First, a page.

There is a reason wellness experts like Andrew Weil, MD, suggest turning off the news. It can be stressful to watch due to the focus on violence, death and disaster.

Prolonged stress has been associated with many health problems, such as high blood pressure, heart disease, obesity and diabetes.1

One news topic that can be particularly stressful is that of infectious disease outbreaks. Measles, hepatitis A and Ebola are just a few of the recent disease outbreaks that have made headlines.

Media Plays Up Fear in Infectious Disease Outbreak Situations

While infectious disease outbreaks are important to be aware of, the ways the media portrays them can create unnecessary fear.

Last year, Yotam Ophir, Ph.D., from the University of Pennsylvania, published results of his research into the coverage of outbreaks in U.S. newspapers.

Ophir suggested that coverage of outbreaks can lead to feelings of uncertainty and lack of perceived control. He also found that while there were many articles about disease outbreaks, very few offered solutions on how one should think about protecting themselves.2

In other words, not having the information needed to make decisions on how to protect yourself during a disease outbreak can be stressful and potentially damaging to your health.

The Substance Abuse and Mental Health Services Administration (SAMHSA), a division of the Department of Health and Human Services, also recognizes that infectious disease outbreaks can cause stress and lead to more serious consequences.3

Four Ways to Manage Outbreak-Related Stress and Anxiety

In addition to eating well and getting regular exercise and sleep, here are a few tips to help you stay calm the next time you hear about an infectious disease outbreak of concern:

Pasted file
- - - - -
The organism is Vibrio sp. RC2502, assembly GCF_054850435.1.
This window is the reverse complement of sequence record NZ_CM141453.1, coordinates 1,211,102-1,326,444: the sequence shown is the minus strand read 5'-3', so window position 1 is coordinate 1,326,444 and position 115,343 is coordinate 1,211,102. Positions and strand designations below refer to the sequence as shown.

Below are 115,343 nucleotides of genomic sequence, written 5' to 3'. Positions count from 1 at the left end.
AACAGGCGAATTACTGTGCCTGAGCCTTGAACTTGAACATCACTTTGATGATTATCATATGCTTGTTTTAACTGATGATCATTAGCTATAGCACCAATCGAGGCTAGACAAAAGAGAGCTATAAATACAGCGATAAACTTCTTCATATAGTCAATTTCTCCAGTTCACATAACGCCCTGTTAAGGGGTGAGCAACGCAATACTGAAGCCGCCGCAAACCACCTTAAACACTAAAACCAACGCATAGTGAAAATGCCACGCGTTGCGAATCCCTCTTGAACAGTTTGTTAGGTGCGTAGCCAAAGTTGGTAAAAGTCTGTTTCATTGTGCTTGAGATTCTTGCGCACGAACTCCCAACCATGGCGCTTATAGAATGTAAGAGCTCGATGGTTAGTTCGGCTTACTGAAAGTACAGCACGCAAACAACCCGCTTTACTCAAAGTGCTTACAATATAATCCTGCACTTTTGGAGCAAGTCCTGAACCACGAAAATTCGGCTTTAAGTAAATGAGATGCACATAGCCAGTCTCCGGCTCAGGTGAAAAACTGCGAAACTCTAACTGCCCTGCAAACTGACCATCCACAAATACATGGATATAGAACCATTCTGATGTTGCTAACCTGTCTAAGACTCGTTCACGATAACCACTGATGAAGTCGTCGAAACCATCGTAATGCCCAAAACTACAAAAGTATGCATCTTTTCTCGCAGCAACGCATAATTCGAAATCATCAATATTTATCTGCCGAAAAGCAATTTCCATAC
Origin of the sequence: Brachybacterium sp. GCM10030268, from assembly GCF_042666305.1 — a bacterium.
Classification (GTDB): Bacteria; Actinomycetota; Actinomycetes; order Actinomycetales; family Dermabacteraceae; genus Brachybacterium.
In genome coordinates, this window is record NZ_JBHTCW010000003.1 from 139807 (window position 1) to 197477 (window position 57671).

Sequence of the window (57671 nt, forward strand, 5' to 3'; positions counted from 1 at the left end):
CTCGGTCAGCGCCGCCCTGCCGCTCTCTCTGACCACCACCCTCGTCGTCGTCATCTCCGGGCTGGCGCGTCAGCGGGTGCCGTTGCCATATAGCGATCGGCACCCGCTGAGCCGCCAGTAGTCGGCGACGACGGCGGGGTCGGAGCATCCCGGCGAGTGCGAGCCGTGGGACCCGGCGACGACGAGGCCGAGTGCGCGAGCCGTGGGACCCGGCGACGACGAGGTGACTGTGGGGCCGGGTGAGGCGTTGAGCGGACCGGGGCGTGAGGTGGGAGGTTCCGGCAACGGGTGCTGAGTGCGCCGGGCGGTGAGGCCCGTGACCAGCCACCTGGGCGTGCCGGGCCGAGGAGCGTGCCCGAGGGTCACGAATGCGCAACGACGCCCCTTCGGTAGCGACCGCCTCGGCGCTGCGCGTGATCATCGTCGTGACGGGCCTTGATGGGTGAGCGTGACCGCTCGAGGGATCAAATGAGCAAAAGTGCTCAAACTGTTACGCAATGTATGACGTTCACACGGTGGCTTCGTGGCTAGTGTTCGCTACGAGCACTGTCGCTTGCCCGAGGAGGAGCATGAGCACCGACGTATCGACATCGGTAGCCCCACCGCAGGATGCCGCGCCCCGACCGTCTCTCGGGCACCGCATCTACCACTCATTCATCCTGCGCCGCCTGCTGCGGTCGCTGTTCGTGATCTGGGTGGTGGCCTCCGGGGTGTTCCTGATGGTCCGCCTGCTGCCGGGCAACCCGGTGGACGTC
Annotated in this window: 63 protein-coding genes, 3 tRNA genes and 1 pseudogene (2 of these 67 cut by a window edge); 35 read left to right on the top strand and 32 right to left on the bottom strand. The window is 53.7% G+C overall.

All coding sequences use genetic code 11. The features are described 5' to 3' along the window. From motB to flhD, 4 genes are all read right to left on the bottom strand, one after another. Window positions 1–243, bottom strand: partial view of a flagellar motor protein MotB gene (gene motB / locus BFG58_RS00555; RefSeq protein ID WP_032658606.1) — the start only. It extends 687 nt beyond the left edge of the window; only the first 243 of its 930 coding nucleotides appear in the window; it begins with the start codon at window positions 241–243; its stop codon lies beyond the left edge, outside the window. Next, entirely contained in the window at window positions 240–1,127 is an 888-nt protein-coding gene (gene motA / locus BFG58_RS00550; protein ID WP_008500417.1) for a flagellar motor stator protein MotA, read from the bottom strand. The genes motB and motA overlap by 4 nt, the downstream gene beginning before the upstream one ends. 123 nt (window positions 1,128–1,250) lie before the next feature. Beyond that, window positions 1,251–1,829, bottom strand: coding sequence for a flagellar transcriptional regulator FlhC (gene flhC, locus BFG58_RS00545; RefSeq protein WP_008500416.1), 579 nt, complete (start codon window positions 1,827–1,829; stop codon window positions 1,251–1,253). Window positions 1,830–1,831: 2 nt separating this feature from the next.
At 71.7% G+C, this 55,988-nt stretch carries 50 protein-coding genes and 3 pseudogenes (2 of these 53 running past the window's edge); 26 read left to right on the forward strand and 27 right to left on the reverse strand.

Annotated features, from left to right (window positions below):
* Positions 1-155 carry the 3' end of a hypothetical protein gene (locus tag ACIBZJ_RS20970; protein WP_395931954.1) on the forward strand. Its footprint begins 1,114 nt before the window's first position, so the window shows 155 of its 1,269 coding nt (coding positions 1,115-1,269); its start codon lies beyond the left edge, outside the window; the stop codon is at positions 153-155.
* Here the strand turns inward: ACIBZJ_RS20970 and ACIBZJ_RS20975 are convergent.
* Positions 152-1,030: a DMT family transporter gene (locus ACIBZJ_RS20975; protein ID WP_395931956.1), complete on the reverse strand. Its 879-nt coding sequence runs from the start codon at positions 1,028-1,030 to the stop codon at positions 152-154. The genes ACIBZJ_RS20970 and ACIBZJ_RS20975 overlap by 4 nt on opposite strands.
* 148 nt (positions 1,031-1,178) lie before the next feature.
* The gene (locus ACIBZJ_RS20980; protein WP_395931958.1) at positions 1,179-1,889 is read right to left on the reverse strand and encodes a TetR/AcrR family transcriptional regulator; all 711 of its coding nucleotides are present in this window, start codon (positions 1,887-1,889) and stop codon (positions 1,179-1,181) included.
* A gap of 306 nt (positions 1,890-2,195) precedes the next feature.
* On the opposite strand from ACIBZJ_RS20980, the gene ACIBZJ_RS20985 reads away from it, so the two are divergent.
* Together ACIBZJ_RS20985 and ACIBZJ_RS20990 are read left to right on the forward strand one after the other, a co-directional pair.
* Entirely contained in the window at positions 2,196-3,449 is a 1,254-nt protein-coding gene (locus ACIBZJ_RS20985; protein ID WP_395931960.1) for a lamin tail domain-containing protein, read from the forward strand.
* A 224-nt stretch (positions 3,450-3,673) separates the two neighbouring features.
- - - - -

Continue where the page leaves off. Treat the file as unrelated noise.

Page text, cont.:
Have updated emergency kits and a plan

Just like preparing for natural disasters helps us feel more in control, having a plan in place for infectious disease outbreaks can also help. Ensure you’re prepared for an infectious disease emergency at home and at your place of employment.

Preparedness includes having enough emergency kits or supplies to cover all family members and/or employees. This ensures items such as masks, gloves, hand sanitizer and disinfectant are available to help prevent person-to-person transmission.

Here are a couple resources to get you started at work and home:

Center for Infectious Disease Research and Policy (CIDRAP) Toolkit:

San Francisco Department of Public Health Outbreak Preparation Overview:

Protect yourself from disease outbreaks

Vaccination, hand hygiene, environmental cleaning and safe food handling practices are great ways to help prevent the spread of infection.

Many of the infectious diseases we fear are also vaccine preventable. The Centers for Disease Control and Prevention (CDC) have many resources to help you learn what vaccines are available, how to properly wash hands and prepare food safely.

Get the facts on recent outbreaks

Seek out credible sources of health information that offer the facts about who is really at risk and solutions on how to protect yourself and your employees.

The CDC and the World Health Organization (WHO) offer valuable resources. Also, be sure to check out your local city, county and/or state health departments.

Know the signs of stress and anxiety, and seek medical attention if you need help managing them

If you or someone you know shows signs of stress, such as having trouble sleeping or relaxing, worrying excessively or crying frequently for several days or weeks, seek professional help right away.

SAMHSA offers a variety of resources and also recommends contacting the National Suicide Prevention Lifeline (1-800-273-8255) if you or someone you know mentions or threatens hurting themselves or someone else.


1. Mayo Clinic Staff. Stress symptoms: Effects on your body and behavior. Updated April 4, 2019. Accessed July 11, 2019.
2. Ophir Y. Coverage of Epidemics in American Newspapers Through the Lens of the Crisis and Emergency Risk Communication Framework. Health Security. 2018;16(3), 147­–157.
3. Coping With Stress During Infectious Disease Outbreaks. Accessed May 3, 2019.